What comes to mind when you think of vending machines? For a lot of us, it’ll likely be some variation on the following: often tasty, but almost always regrettably unhealthy, snacks grabbed during hurried moments – a convenient rush-hour sugar rush on the way to work; a late night pick-me-up heading home.
But vending machines, it would seem, are raising their game. That’s partly thanks to a growing trend of healthier ‘grab and go’ vending machine startups making their presence felt in shopping malls, subways, and airports – just check out Chicago’s Farmer’s Fridge, New York’s Fresh Bowl, or Italy’s FrescoFrigo.
In Sweden, there’s vegan vending machine designer VEAT, whose first kiosks are being launched in Stockholm this month. The startup is planning to offer tasty, locally made plant-based meals across the capital.
“We will most likely have Swedish plant-based meatballs on the menu at some point,” VEAT CEO Andreas Karlsson told AFN – a move that would echo the plant-based ball rollout at IKEA, the furniture megastore that operates as a de facto embassy for all tastes Scandinavian.
For now, the chefs that VEAT is working with have conjured up plant-based fare that can be heated up on demand and locally sourced where possible. Options include a ‘rich tomato stew with Swedish pulse-based mince’ or ‘barbecued jackfruit.’
“We’re trying to make Swedes adopt a healthier snacking culture. So instead of offering a brownie, we’re offering a side salad or a wrap,” Karlsson said.
Any food from VEAT kiosks that remains unsold is donated to local charities, he added. One option the startup is exploring for reducing volumes of unsold food is to adopt a ‘surge pricing’ model, where prices change dynamically according to demand.
The plan is to launch about 10 vending machines in Stockholm before the end of the year, with expansion to other European cities in 2021. To fuel this growth, VEAT has just closed a pre-seed funding round of close to $600,000.
Pale Blue Dot, a Malmö-based VC firm exclusively investing in startups that are tackling climate change, led the round. It was joined by Berlin-based early-stage funds Purple Orange Ventures and Shio Equity, alongside several angel investors.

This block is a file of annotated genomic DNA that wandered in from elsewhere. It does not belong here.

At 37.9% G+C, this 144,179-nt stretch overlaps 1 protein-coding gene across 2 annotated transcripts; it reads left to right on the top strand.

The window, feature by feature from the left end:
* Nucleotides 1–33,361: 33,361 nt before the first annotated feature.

From smart vending machines to robo-cafes
The first launch spots for VEAT’s machines include department stores and office spaces. Amid Covid-19 restrictions, the startup is hoping that consumers see its kiosks as offering a safe and healthy, ‘contactless’ food alternative beyond the conventional restaurant environment, Karlsson said.
The contactless foodservice trend has also seen the emergence of startups leaning on even more advanced automation tech.
Sunnyvale-based Blendid offers a robot chef called B, who is able to mix you a smoothie for $6. Fellow Californian outfit Chowbotics has Sally, its robotic salad-tosser. Prefer a bit of junk food like pizza or burgers? Check out US-based Zume Pizza — which appears to have run into difficult financial straits — or Pazzi, a French robo-pizza maker capable of making 5 million types of pizza. Then, San Francisco restaurant Creator has a robot that flips patties without breaking a sweat.
For robo-coffee in New York, Truebird is building AI-driven micro-cafes, and is also aiming to line the walls of hospitals, airports, and offices. In Austin, Texas, there’s Briggo. A spate of similar-minded companies have sprung up in east Asia, like Singapore’s Ratio, Indonesia’s Kopi Kenangan, and China’s (now infamous) Luckin Coffee.
What do you feel is the future of the vending machine? Send any musings to firstname.lastname@example.org